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November 9, 2013 by William H. Scarle, Jr.

Thanksgiving Day will soon be upon us and this year is very special.  We have the opportunity to celebrate three things at the same time.  It’s almost as good as “buy one, get two free.”  The first day of Hanukkah falls on Thanksgiving Day, November 28.  Actually the first day of Hanukkah begins at sunset on the 27th, but that’s a detail.  According to the research of David Brickner, Executive Director of Jews for Jesus, this has happened only once before, 125 years ago.  Furthermore it will not happen again until the year 79, 811.  I may celebrate it then, but it will be in the New Jerusalem and upon the new earth.

The history of Hanukkah goes back to the year 165 B.C. and what the prophet Daniel calls “the Abomination of Desolation (11:31).”  Jesus refers to this text in his discourse on the Mount of Olives during the Passion Week.  It refers to Antiochus IV’s attempt to impose Greek culture upon the city of Jerusalem and specifically upon the Temple and Jewish religious practice.

Antiochus took the throne of Syria in the year 171 B.C.  He was in constant conflict with the Ptolemaic Dynasty of Egypt and in 168 B.C. he was defeated in a battle he anticipated winning.  He came back to Jerusalem bitter and revengeful.  Israel had always preferred Ptolemaic rule since Egypt did not try to interfere with Judaic religion and culture.

In 168 he destroyed much of Jerusalem.  He was particularly brutal in his treatment of the Temple, the center of Jewish worship.  He smashed the porches and gates.  He robbed the Temple of all its treasure, which was considerable.  He erected a statue of himself in the guise of Zeus, the supreme gods of the Greeks, on the holy alter in the Temple courtyard.  Then, he offered the supreme insult by sacrificing a swine upon the alter.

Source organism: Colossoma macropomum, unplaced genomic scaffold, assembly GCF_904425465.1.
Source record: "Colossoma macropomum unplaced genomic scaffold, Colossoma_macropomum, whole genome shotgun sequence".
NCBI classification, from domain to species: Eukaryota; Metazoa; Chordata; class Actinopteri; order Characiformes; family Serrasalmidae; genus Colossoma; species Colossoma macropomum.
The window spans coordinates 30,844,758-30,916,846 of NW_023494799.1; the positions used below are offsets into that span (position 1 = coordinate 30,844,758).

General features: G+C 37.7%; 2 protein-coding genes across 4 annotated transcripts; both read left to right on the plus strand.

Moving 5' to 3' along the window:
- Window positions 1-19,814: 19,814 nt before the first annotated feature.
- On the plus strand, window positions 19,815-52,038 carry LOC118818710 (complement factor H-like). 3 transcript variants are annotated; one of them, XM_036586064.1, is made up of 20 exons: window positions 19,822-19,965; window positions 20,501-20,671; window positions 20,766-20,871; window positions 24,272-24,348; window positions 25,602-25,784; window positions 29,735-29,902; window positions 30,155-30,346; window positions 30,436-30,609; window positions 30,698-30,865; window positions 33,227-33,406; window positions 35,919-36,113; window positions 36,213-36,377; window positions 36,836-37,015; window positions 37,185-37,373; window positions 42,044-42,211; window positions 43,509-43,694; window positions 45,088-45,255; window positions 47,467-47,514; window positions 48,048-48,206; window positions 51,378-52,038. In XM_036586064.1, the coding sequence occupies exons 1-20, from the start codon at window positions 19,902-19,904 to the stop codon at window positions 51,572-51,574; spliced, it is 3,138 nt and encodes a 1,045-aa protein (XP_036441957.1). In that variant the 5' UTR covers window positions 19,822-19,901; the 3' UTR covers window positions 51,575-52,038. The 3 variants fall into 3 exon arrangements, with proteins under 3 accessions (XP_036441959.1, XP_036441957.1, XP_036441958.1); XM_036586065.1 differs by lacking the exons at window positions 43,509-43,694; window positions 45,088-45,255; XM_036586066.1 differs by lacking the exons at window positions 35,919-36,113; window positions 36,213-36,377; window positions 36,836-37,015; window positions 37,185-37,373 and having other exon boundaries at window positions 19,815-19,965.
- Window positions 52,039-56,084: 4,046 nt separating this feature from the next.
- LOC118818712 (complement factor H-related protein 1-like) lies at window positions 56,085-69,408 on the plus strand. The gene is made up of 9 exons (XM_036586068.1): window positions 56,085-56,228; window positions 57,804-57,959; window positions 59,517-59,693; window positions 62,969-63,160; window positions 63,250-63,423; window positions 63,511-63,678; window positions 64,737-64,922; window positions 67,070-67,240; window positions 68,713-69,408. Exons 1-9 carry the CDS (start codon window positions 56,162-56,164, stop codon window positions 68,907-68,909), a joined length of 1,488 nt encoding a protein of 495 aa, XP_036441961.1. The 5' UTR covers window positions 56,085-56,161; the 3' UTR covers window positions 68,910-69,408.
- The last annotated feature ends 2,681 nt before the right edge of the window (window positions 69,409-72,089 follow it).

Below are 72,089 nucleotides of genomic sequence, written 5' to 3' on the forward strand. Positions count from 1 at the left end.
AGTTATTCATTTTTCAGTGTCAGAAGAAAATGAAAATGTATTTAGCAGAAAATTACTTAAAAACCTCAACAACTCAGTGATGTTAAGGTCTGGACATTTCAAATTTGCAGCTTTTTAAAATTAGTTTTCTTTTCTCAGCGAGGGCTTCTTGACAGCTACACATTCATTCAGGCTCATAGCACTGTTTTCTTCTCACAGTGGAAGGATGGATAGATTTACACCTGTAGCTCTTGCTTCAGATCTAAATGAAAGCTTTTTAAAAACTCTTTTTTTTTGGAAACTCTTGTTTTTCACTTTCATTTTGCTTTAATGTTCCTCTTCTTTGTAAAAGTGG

Syrian troops were sent throughout the territory of Israel to enforce the new regime.  When they came to Modin, a small village 17 miles northwest of Jerusalem, they encountered the priestly family of Hasmon, a descendent of Jehoiarib of the first division of the priesthood.  Mattathias was the senior member of the family at the time, and he had five sons.   The family refused to comply with the order to sacrifice a pig.  Violence erupted. The military unit was killed and the Hasmonian revolt was begun.  The family took up the nickname of Maccabees which is Hebrew for “the hammers.”

The story of the three year revolt is contained in the books of First and Second Maccabees.  It finished in the rededication of the Temple and the reinitiating of the sacrificial system on Kislav 25, 165 B.C., exactly three years after its defilement by Antiochus.

The record of the celebration suggests that it was very much like the celebration of the Feast of Sukkot, which could not be celebrated at its proper time because the nation was at war.  It was a belated Feast of Tabernacles.

As a result this year on Thanksgiving we have the a congruence of three celebrations – American Thanksgiving, the Hebrew Celebration of the rededication of the Temple (Hanukkah), and a reflection of the Feast of Tabernacles, which is the Hebrew Thanksgiving or harvest festival celebrated back in September.

All of these occasions point to God, who is the giver of every perfect gift.  We need to keep that focus.

(Bill Scarle can be contacted at  END-whs